This is interesting. The reason I have set my S&C sessions as I have is I was unsure whether or not to include a full day off. This stems from my friend (who is a full time triathlete looking to get her pro licence this season) - her program written by a top coach doesn’t allow for any days off - just here and there when she is really suffering from training load. I figure it’s different as she is training for three disciplines and may miss a disciplin on a day or two a week, but the TSS is still building.

Maybe I should allow Monday to be a complete rest day - but when would you suggest I implement Mondays S&C session? Perhaps on the same day as an easier recovery ride?


FWIW I’m not a coach, but I’m basing my feedback from my own training experience, far too much time spent reading and the feedback from @chad has provided on the podcast.

Essentially training is the stimulus for physiological adaption, if we don’t give our bodies enough time to recover (adapt) then our progress will stall. With no recovery, a high volume plan and a demanding S&C routine you could be heading towards overtraining. A full time athlete is able to structure their recovery in a different way and I would bet her coach is keeping a very close eye on her performance and feedback to see when to hold back. From what I recall Chad’s advice was to indeed do double days, bike workout and S&C on the same day. I’d do the bike first as that is the priority in terms of quality required to get faster.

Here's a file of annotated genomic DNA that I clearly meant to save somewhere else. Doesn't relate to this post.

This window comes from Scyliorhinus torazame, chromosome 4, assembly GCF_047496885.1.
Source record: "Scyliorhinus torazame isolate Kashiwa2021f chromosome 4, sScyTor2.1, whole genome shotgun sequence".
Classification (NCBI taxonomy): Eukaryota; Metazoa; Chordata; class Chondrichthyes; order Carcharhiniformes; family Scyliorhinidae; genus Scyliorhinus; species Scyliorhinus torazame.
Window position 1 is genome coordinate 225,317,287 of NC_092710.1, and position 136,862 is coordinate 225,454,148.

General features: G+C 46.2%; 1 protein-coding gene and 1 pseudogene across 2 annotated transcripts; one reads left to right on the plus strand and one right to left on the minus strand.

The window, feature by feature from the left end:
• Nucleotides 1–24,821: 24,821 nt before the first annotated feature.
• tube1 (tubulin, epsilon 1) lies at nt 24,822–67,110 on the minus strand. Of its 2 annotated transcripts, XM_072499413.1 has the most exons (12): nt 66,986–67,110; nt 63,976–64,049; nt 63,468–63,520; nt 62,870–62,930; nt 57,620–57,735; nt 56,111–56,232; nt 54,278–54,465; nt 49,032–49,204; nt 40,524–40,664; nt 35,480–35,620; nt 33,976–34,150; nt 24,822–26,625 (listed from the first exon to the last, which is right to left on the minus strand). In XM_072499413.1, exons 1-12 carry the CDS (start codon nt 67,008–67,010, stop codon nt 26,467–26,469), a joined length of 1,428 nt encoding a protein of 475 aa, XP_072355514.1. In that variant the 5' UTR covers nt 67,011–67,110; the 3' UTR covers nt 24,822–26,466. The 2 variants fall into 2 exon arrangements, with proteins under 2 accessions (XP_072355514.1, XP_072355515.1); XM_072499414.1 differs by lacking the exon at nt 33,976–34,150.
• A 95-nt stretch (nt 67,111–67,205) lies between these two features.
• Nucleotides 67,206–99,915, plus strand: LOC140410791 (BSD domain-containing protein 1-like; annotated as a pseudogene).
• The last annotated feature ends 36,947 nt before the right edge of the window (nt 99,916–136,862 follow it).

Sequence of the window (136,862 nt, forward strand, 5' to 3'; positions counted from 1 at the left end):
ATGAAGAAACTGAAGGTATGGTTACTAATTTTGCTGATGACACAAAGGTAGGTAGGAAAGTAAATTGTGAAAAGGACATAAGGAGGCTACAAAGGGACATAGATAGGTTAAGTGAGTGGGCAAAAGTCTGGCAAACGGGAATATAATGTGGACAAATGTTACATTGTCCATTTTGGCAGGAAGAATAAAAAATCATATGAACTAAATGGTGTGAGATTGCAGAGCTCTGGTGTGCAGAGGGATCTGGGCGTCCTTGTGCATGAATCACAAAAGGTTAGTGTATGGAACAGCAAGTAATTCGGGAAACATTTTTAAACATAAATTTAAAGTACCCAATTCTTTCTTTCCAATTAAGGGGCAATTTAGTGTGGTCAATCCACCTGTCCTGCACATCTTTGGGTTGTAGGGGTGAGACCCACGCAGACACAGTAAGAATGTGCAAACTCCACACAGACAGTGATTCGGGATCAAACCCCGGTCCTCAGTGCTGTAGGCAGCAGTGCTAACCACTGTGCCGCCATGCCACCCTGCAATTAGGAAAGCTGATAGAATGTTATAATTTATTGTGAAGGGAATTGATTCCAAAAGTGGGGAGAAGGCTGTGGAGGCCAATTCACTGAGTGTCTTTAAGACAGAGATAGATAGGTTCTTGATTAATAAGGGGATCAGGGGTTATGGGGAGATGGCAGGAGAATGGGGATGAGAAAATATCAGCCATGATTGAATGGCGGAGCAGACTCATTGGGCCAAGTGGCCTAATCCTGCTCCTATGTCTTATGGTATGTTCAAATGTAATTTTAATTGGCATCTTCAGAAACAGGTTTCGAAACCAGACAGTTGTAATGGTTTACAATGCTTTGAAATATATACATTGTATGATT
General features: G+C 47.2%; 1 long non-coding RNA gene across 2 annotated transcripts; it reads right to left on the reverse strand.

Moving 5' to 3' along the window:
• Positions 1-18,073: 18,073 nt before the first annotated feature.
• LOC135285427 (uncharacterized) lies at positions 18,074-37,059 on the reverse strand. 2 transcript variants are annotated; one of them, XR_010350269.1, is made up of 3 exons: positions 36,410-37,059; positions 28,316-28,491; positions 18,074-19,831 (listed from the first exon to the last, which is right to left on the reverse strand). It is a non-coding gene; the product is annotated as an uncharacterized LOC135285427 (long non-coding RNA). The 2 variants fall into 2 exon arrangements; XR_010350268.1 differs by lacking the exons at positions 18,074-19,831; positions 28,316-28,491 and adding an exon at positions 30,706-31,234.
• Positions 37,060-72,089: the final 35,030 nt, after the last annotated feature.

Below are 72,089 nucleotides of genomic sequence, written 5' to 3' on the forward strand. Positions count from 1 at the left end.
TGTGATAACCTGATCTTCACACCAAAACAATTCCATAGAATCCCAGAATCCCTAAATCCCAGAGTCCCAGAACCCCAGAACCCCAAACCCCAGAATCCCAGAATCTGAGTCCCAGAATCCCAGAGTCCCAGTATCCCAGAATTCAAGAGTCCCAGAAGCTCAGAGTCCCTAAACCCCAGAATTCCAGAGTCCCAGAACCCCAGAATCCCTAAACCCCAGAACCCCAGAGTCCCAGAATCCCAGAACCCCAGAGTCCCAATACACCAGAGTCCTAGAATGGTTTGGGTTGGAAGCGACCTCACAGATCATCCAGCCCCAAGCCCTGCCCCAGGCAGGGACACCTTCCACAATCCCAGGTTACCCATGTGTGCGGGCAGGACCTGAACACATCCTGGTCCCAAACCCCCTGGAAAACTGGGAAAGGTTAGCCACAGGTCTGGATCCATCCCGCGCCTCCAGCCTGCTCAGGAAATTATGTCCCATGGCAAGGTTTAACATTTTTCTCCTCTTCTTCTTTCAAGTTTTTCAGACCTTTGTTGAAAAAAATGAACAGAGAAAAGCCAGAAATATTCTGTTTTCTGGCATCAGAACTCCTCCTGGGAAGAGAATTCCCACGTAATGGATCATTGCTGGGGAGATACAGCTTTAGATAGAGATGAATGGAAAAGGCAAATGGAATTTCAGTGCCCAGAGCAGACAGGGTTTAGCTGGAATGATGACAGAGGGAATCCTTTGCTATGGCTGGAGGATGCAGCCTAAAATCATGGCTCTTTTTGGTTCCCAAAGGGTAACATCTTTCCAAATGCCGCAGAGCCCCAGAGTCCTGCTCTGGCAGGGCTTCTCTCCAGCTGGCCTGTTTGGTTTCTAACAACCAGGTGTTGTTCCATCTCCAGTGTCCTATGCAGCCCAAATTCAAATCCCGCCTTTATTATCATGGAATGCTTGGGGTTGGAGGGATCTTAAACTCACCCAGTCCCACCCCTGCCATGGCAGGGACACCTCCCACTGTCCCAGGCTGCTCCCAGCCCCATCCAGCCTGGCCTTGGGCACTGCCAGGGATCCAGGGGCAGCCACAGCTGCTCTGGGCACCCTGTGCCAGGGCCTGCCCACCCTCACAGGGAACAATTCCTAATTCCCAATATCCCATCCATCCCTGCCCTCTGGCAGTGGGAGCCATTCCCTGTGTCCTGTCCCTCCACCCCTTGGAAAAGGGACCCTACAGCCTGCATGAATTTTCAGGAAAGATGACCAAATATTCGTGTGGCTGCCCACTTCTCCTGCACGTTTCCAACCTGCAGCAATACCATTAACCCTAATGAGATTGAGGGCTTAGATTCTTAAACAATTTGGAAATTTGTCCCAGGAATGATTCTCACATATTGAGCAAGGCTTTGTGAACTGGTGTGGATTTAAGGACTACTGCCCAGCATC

Thanks for your response. What you’re saying makes sense, and after a heavy weekend of training I think it would be foolish to train again today.

I think I will push my S&C to Wednesday’s and Saturdays, and as you mention I will do these second to my bike sessions.

Thanks again for your thoughts

Good luck with it, let us know how you get on!

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I tend to follow the Mid Volume schedule personally, unless I have obligations during the week and I will shift things around. I like having Mondays and Fridays off the bike since most of my harder rides tend to be on weekends, it gives me Monday to recover, then I ramp up during the week and get a rest day Friday before hammering into the weekend